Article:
What Bridget Riley can teach us about attention
The consulting team went to see the Bridget Riley exhibition at the Hayward Gallery on Thursday. You should go this weekend: it ends on Sunday. Riley is one of the most important artists of the twentieth century, and her superficially stunning and philosophically deep works will continue to inspire other artists well into the new century.
Looking at people looking at Riley’s work is fascinating. As you go round the gallery, you see people initially transfixed in front of the paintings, enveloped by the experience. Then gradually they start bobbing and turning their heads, making the lines dance or reveal hidden colours that aren’t ‘objectively’ there. People get up close, and then retreat to see the same painting from a distance or a different angle, with different visual effects. Then you see them look away and rub their eyes, because it’s all a bit too much. And then they do it all over again.
Riley’s work is about the act of perception. The work changes as the distance between you and the work changes, or as you focus or relax your eyes. As she says of her own work, in some ways, her medium isn’t paint and canvas. Instead, ‘perception is the medium’.
This has big philosophical implications. We like to think of ourselves as self-contained, unique individuals, hermetically sealed from the world outside. But this is nonsense. We are who or what we are because of our relationship with the world around us. I am myself and my circumstances, as Ortega y Gasset has it. The exhibition rightly highlights Riley’s relationship to the Impressionists, especially Seurat. But her work also illuminates the thinking of von Uexkull, Merleau-Ponty and even Heidegger – and in a spectacular, visceral fashion.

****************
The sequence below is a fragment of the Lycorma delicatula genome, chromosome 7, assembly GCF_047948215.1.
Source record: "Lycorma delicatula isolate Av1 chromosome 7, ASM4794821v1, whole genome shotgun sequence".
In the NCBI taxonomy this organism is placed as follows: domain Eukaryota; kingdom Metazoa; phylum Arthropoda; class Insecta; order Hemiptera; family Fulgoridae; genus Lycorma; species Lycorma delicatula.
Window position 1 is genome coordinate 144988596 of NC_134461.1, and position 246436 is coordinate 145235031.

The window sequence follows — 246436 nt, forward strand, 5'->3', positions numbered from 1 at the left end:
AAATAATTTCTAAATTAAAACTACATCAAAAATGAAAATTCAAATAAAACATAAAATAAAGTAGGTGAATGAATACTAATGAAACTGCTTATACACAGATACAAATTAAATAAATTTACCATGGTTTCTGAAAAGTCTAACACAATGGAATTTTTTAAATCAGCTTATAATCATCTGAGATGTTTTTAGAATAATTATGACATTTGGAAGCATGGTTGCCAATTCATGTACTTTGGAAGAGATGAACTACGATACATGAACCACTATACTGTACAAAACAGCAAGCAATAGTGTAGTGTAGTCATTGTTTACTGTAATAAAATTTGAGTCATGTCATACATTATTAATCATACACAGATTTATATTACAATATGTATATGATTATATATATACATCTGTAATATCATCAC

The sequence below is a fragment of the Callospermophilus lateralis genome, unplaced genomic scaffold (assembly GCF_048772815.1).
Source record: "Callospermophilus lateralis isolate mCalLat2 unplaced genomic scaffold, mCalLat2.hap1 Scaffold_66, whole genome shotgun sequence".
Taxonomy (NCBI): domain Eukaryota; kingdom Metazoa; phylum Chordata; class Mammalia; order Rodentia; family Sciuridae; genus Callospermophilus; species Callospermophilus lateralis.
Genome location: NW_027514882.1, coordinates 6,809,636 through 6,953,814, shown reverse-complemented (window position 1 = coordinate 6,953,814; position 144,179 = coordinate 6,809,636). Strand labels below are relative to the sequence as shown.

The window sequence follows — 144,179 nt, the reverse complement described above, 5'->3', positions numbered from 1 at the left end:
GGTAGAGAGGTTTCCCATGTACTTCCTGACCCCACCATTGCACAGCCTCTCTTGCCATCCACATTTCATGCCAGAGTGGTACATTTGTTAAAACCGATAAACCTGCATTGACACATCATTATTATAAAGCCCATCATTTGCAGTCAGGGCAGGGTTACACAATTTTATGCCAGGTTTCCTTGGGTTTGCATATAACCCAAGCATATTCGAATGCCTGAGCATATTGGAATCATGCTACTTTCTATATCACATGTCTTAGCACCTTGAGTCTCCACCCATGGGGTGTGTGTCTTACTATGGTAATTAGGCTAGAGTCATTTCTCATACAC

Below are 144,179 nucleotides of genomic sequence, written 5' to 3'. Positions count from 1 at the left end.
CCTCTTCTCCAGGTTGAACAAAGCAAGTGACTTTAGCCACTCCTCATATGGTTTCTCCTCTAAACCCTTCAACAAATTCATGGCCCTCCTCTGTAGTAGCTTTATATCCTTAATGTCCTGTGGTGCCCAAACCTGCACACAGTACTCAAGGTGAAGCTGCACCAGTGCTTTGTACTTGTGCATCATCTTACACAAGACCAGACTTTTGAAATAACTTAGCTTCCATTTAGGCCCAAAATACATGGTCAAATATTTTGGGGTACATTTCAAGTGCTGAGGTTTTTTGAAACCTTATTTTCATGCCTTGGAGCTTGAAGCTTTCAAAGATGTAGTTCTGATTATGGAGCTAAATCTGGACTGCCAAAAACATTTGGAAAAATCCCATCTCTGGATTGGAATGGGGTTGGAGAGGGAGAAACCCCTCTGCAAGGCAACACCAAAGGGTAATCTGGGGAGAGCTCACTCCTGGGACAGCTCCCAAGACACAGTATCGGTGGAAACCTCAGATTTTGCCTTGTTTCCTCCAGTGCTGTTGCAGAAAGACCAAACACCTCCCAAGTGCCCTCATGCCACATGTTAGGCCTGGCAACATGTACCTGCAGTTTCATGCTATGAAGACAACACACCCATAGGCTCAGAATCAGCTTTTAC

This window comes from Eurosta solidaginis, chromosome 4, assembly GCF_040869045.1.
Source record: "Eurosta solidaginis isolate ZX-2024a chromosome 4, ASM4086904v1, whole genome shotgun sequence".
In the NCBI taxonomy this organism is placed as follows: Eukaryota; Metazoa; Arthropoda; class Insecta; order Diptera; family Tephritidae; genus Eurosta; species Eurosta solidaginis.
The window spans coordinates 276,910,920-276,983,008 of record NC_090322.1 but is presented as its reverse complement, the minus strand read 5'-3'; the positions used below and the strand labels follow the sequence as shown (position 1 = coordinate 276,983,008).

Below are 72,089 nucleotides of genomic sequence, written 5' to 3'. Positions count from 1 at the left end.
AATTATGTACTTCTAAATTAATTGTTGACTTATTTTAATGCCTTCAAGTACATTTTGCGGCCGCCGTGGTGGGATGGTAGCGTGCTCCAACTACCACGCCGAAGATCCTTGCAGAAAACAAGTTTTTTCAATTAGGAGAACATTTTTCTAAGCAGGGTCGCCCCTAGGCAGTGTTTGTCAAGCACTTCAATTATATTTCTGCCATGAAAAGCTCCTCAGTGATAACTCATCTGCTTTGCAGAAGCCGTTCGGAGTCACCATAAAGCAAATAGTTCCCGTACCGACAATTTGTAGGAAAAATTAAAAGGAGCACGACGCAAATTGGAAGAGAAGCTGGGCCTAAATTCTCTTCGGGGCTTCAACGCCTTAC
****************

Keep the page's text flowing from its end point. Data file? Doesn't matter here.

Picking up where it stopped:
What does this have to do with advertising? Christ, does everything have to have something to do with advertising? Oh well then, how about this. Staring at a Bridget Riley painting reminds you, totally and fundamentally, deep in your very bowels, that this is NOT how people look at advertising. People glance at ads, their eye flits over it, occasioning all the visual elisions and mental assumptions that we see in our data. As advertisers, you are doing something quite different from artists, and you would do well to remember that. As the great Jeremy Bullmore once said, art is, but advertising does.